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The ŷ Report: Ten Corporations That Are Leading On Environmental Protection

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Monday is the 54th annual Earth Day, so in honor of that I thought we’d highlight a few companies that are showing extraordinary leadership on environmental matters

First, though, a bit of context. Environmental protection in the U.S. has for the most part been a unifying issue over the years, even politically. It may surprise some that it was Ronald Reagan’s EPA Administrator William Ruckleshaus who sat on the U.N.’s Brundtland Commission that coined the term ‘sustainable development’ (he also served on Clinton’s Council for Sustainable Development), and George H. W. Bush who signed the first Rio Earth Summit declaration that established the U.N. Framework Convention on Climate Change (UNFCCC) in 1992. Protecting our air, soil, and water; our fragile ecosystems; our climate, wildlife, fisheries and oceans; these are ties that bind. 

Today, we see this reflected in our polling. Almost 9 in 10 say that large companies have a responsibility to reduce their environmental impact by using sustainable materials and renewable energy. 73% favor increased disclosure from corporate America on environmental impact data. The environment is an essential corporate stakeholder, in other words.

American business leadership on environmental matters comes in many different forms. On greenhouse gases, for example, it’s interesting – and perhaps intuitive – that on an absolute basis the companies that have cut direct emissions the most in recent years are from the most emissions-intensive industries: American Electric Power, Chevron Corporation, Phillips 66. From HPE’s pioneering low-carbon tech infrastructure and Microsoft’s Climate Research Initiative, to Accenture’s nature-based carbon removal solutions, we see innovation everywhere. Explore more of it in our list of the Top 10 Companies for Environmental Performance in 2024.

Be well,

Martin

Quote of the Week

“Supply chains are extraordinarily complex. My view is you’re never done, you just keep working through it. You take the next supplier. You take the next question. You continue to push on all three dimensions. Do you have resilience for the part of your supply chain? Can you trust that supply chain? And do you have sustainability? And when you have that answer, you go to your next supplier, and you just keep asking those same questions. You keep pushing down the supply chain. Our belief though is that the harder you work it – you’re pushing a boulder up the hill, and then there’s a cascading effect through the supply chain and through the customer base as well. The boulder all of a sudden starts rolling down the hill. I don’t think we’re there yet, but I think that time is in our future.”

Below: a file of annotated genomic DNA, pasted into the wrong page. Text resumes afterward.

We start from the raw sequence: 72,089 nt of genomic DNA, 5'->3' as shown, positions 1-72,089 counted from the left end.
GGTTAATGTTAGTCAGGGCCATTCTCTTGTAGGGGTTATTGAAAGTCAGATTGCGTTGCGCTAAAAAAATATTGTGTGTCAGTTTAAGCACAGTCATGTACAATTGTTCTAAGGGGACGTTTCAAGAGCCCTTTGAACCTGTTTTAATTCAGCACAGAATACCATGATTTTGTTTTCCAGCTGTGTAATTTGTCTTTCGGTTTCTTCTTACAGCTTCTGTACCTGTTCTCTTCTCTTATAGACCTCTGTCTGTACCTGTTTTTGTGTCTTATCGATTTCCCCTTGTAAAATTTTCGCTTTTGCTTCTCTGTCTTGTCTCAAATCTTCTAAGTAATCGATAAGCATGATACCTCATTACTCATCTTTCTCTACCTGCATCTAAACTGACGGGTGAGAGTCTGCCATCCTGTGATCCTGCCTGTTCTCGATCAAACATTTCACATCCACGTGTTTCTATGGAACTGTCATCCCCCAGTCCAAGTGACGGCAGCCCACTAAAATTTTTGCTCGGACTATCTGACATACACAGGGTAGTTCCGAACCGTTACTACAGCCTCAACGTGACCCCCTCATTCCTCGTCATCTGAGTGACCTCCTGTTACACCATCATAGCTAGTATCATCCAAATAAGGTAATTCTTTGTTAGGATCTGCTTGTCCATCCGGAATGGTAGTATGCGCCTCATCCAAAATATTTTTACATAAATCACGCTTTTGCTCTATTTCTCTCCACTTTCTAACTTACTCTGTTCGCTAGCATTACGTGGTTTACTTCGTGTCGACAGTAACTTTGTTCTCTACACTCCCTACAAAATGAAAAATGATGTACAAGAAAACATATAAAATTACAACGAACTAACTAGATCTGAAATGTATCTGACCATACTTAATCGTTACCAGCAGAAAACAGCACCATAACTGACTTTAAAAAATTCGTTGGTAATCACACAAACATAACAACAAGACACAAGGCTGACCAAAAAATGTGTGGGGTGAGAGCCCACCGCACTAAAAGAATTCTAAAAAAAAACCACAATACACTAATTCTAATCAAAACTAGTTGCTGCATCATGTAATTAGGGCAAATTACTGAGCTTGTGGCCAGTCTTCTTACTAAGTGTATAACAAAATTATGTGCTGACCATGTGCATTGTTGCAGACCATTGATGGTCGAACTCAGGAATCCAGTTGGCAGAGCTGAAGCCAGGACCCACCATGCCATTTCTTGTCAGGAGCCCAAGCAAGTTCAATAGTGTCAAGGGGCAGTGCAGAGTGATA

• Intel CEO Patrick Gelsinger to Martin Whittaker at Intel’s 2024 Sustainability Summit. 

ŷ In the News

We release our Top 10 Companies for Environmental Performance in 2024. 

ŷ data partner , an e-commerce marketplace where every purchase you make does good for people and the planet, to expand their platform and consumer sustainable buying choices.

ŷ AI

According to Fast Company,  “”. While the sector is experiencing tremendous growth, there are problems on the horizon. One of them? ” That quote comes from ǰٳܲԱ’s interview with , CMO of firm Arm Holdings, on the energy consumption AI requires, and how it must be addressed for the technology to grow, otherwise it will eat up a quarter of the electricity in the U.S. by 20230. 

The Brookings Institute chronicles the , and what lessons can be learned for other industries that will soon be threatened by it. 

Must Reads

ESG Today looks at the new  

With EV purchases slowing down, Tesla will cut 10% of its workforce–nearly 14,000 employees–in an effort to deal with thinning demand.

CNBC releases an informative map showing the , and Business Insider runs down the

Chart of the Week 

This chart comes from the data in our recently released ŷ Jobs Scorecard. While America’s largest companies have more work to do to improve transparency around some key job quality data points, overall performance on the 2024 ŷ Jobs Scorecard speaks to noticeable improvement since the 2023 pilot version of this tool. More than one-fourth of companies (256 companies, or 27.3% of all scored companies) have moved from the Beginner category (taking early steps towards transparency, overall scores between 0 and 0.99) into the Explorer category (making progress with limited disclosure and practice, an overall score between 1 and 1.99). Explore these trends, as well as your own company’s in-depth performance, here. 

Have questions about our research and rankings?